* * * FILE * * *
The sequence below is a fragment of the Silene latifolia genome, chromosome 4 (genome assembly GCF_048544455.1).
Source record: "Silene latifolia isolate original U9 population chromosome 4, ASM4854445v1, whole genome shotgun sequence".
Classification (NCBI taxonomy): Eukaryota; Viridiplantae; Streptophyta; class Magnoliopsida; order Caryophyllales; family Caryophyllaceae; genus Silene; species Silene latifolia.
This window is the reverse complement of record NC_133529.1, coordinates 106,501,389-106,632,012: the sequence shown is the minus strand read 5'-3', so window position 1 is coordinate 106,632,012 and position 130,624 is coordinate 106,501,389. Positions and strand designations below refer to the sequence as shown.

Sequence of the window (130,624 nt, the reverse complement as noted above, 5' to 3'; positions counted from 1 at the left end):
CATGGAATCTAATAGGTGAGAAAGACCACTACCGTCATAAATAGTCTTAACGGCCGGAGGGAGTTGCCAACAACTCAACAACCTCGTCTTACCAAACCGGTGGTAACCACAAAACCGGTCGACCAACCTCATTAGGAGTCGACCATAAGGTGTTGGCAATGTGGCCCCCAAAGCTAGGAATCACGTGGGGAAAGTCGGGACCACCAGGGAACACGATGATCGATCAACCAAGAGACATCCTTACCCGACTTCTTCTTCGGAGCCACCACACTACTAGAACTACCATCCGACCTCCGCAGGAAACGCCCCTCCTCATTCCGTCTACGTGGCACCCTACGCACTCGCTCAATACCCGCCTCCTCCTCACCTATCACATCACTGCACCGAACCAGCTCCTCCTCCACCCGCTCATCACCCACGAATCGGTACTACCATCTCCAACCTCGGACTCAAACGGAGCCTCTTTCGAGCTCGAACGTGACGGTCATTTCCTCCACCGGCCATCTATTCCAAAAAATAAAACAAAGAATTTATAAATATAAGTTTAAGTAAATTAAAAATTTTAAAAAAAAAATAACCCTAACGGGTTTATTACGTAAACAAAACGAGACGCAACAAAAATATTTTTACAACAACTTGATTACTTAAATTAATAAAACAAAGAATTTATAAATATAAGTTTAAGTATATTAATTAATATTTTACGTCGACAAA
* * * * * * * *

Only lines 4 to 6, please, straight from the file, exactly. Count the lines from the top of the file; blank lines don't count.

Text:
This window is the reverse complement of record NC_133529.1, coordinates 106,501,389-106,632,012: the sequence shown is the minus strand read 5'-3', so window position 1 is coordinate 106,632,012 and position 130,624 is coordinate 106,501,389. Positions and strand designations below refer to the sequence as shown.

Sequence of the window (130,624 nt, the reverse complement as noted above, 5' to 3'; positions counted from 1 at the left end):
CATGGAATCTAATAGGTGAGAAAGACCACTACCGTCATAAATAGTCTTAACGGCCGGAGGGAGTTGCCAACAACTCAACAACCTCGTCTTACCAAACCGGTGGTAACCACAAAACCGGTCGACCAACCTCATTAGGAGTCGACCATAAGGTGTTGGCAATGTGGCCCCCAAAGCTAGGAATCACGTGGGGAAAGTCGGGACCACCAGGGAACACGATGATCGATCAACCAAGAGACATCCTTACCCGACTTCTTCTTCGGAGCCACCACACTACTAGAACTACCATCCGACCTCCGCAGGAAACGCCCCTCCTCATTCCGTCTACGTGGCACCCTACGCACTCGCTCAATACCCGCCTCCTCCTCACCTATCACATCACTGCACCGAACCAGCTCCTCCTCCACCCGCTCATCACCCACGAATCGGTACTACCATCTCCAACCTCGGACTCAAACGGAGCCTCTTTCGAGCTCGAACGTGACGGTCATTTCCTCCACCGGCCATCTATTCCAAAAAATAAAACAAAGAATTTATAAATATAAGTTTAAGTAAATTAAAAATTTTAAAAAAAAAATAACCCTAACGGGTTTATTACGTAAACAAAACGAGACGCAACAAAAATATTTTTACAACAACTTGATTACTTAAATTAATAAAACAAAGAATTTATAAATATAAGTTTAAGTATATTAATTAATATTTTACGTCGACAAA